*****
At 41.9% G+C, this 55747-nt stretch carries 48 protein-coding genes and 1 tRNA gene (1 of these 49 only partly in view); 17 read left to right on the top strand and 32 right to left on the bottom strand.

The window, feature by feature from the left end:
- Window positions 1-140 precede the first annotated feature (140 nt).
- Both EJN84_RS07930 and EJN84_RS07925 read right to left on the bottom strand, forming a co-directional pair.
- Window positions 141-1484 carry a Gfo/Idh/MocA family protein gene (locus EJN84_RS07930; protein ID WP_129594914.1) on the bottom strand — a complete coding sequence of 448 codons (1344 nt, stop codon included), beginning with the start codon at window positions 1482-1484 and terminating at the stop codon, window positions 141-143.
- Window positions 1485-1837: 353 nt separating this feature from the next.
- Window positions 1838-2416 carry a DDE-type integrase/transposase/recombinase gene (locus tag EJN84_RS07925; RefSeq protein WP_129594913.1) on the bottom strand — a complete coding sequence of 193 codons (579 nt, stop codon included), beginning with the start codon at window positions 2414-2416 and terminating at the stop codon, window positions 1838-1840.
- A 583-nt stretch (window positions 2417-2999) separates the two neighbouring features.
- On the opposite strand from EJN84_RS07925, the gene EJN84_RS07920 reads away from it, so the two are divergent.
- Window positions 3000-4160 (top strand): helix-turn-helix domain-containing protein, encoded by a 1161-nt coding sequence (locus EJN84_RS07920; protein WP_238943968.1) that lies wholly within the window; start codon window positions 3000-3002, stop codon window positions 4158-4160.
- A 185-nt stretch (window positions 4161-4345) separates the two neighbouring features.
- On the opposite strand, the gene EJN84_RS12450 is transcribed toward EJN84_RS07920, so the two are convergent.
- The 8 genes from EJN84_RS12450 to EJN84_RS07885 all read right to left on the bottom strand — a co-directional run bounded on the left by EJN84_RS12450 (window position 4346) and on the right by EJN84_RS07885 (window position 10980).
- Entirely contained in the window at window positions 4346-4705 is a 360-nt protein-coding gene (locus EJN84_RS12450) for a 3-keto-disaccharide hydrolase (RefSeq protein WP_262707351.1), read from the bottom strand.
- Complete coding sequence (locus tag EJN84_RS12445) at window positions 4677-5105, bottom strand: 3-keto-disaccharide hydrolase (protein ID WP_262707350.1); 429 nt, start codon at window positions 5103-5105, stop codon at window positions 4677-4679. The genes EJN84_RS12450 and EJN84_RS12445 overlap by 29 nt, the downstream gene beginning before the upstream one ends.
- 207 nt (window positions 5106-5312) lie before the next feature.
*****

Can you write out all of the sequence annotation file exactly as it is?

At 41.9% G+C, this 55747-nt stretch carries 48 protein-coding genes and 1 tRNA gene (1 of these 49 only partly in view); 17 read left to right on the top strand and 32 right to left on the bottom strand.

The window, feature by feature from the left end:
- Window positions 1-140 precede the first annotated feature (140 nt).
- Both EJN84_RS07930 and EJN84_RS07925 read right to left on the bottom strand, forming a co-directional pair.
- Window positions 141-1484 carry a Gfo/Idh/MocA family protein gene (locus EJN84_RS07930; protein ID WP_129594914.1) on the bottom strand — a complete coding sequence of 448 codons (1344 nt, stop codon included), beginning with the start codon at window positions 1482-1484 and terminating at the stop codon, window positions 141-143.
- Window positions 1485-1837: 353 nt separating this feature from the next.
- Window positions 1838-2416 carry a DDE-type integrase/transposase/recombinase gene (locus tag EJN84_RS07925; RefSeq protein WP_129594913.1) on the bottom strand — a complete coding sequence of 193 codons (579 nt, stop codon included), beginning with the start codon at window positions 2414-2416 and terminating at the stop codon, window positions 1838-1840.
- A 583-nt stretch (window positions 2417-2999) separates the two neighbouring features.
- On the opposite strand from EJN84_RS07925, the gene EJN84_RS07920 reads away from it, so the two are divergent.
- Window positions 3000-4160 (top strand): helix-turn-helix domain-containing protein, encoded by a 1161-nt coding sequence (locus EJN84_RS07920; protein WP_238943968.1) that lies wholly within the window; start codon window positions 3000-3002, stop codon window positions 4158-4160.
- A 185-nt stretch (window positions 4161-4345) separates the two neighbouring features.
- On the opposite strand, the gene EJN84_RS12450 is transcribed toward EJN84_RS07920, so the two are convergent.
- The 8 genes from EJN84_RS12450 to EJN84_RS07885 all read right to left on the bottom strand — a co-directional run bounded on the left by EJN84_RS12450 (window position 4346) and on the right by EJN84_RS07885 (window position 10980).
- Entirely contained in the window at window positions 4346-4705 is a 360-nt protein-coding gene (locus EJN84_RS12450) for a 3-keto-disaccharide hydrolase (RefSeq protein WP_262707351.1), read from the bottom strand.
- Complete coding sequence (locus tag EJN84_RS12445) at window positions 4677-5105, bottom strand: 3-keto-disaccharide hydrolase (protein ID WP_262707350.1); 429 nt, start codon at window positions 5103-5105, stop codon at window positions 4677-4679. The genes EJN84_RS12450 and EJN84_RS12445 overlap by 29 nt, the downstream gene beginning before the upstream one ends.
- 207 nt (window positions 5106-5312) lie before the next feature.